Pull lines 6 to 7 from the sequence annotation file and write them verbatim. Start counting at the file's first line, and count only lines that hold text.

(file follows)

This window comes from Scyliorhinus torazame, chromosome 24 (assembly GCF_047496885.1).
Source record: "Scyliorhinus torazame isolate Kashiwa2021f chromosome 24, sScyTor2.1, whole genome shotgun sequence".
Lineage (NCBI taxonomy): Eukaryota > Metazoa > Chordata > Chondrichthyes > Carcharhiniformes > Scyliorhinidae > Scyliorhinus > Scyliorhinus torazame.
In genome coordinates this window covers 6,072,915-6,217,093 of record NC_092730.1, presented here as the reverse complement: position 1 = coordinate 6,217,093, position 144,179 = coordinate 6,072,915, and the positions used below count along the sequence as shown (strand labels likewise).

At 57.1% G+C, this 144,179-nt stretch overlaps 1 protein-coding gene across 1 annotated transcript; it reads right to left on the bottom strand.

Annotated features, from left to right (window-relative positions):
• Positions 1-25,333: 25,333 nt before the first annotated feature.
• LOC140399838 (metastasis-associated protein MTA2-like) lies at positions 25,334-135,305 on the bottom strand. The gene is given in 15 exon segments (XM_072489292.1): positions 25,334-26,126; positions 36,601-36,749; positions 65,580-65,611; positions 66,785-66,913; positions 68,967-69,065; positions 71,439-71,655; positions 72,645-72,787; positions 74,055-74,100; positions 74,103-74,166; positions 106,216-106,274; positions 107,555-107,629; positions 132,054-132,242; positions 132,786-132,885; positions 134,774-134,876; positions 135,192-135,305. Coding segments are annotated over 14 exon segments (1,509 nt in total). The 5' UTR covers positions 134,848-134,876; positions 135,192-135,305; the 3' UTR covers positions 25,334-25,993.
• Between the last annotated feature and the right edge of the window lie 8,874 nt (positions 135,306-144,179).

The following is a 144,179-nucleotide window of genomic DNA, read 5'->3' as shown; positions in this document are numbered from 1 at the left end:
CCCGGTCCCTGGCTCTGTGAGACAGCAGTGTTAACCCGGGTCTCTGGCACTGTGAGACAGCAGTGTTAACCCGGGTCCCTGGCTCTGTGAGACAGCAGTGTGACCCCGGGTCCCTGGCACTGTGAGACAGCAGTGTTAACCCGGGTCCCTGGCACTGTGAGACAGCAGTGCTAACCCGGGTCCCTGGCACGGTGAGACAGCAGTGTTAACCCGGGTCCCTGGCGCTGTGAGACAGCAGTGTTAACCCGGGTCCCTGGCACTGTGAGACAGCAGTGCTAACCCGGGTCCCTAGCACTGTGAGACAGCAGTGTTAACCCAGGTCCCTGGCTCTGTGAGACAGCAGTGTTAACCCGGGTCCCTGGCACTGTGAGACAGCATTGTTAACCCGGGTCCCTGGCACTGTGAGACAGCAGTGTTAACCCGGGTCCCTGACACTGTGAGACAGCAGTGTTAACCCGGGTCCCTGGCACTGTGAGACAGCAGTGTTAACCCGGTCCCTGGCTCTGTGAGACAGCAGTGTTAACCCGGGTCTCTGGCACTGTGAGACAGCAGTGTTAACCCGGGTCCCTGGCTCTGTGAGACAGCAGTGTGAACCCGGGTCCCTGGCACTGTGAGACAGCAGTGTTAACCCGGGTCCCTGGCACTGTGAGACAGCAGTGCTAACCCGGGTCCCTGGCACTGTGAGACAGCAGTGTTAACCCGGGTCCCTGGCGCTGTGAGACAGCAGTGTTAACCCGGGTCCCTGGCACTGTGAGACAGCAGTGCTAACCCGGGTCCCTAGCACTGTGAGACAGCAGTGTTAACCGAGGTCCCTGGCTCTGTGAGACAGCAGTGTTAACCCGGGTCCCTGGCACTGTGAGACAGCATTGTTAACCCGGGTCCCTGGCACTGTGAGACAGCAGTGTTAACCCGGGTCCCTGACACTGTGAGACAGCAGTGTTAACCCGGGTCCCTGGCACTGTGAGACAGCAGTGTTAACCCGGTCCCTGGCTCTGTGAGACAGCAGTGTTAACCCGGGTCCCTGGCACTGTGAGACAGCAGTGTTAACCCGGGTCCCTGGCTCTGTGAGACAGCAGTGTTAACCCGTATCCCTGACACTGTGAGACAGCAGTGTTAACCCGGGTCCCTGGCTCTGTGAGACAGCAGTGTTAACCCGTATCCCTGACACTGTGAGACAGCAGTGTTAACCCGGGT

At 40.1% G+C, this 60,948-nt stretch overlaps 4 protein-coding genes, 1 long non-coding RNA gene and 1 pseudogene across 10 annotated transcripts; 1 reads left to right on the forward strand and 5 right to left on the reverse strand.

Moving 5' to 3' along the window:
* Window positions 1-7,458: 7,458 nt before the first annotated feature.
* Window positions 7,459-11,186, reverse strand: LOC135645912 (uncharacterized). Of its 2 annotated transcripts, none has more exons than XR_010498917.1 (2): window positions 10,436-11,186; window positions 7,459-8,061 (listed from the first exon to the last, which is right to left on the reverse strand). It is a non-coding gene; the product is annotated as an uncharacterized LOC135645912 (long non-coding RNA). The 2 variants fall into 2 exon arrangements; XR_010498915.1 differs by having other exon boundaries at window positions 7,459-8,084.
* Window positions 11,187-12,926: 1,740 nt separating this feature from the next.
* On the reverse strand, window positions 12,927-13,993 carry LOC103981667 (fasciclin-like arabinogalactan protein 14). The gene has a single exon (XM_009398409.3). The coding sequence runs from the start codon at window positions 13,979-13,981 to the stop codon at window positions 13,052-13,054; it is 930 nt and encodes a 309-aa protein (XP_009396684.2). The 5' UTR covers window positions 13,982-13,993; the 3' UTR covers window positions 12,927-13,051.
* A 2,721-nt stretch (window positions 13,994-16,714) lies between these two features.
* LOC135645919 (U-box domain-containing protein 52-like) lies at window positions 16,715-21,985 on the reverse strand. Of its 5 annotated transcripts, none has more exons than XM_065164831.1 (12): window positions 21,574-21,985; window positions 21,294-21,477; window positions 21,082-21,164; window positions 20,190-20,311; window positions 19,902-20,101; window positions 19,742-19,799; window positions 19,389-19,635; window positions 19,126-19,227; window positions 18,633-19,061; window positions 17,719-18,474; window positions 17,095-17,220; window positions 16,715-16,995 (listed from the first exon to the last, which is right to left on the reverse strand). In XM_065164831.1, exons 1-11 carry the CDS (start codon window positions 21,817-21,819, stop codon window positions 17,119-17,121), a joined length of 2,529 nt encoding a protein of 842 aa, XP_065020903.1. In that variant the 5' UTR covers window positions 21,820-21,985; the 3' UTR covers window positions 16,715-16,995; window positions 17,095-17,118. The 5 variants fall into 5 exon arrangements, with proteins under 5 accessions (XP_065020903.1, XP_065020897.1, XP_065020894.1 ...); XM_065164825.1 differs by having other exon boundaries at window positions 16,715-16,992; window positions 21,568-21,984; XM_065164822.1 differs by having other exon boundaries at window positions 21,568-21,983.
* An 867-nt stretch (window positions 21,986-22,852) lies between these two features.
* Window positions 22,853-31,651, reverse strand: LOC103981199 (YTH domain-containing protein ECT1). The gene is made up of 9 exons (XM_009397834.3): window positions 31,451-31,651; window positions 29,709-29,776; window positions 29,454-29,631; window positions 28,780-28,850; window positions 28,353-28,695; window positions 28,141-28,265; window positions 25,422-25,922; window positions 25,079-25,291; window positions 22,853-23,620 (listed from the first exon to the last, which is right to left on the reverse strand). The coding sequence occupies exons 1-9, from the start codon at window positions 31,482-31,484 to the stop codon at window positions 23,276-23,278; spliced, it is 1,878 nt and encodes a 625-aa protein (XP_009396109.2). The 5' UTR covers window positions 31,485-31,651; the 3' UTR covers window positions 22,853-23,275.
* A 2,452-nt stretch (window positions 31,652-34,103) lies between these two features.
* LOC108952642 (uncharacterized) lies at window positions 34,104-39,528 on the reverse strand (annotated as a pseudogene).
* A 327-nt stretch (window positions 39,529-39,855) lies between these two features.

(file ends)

Annotated features, from left to right (window-relative positions):
• Positions 1-25,333: 25,333 nt before the first annotated feature.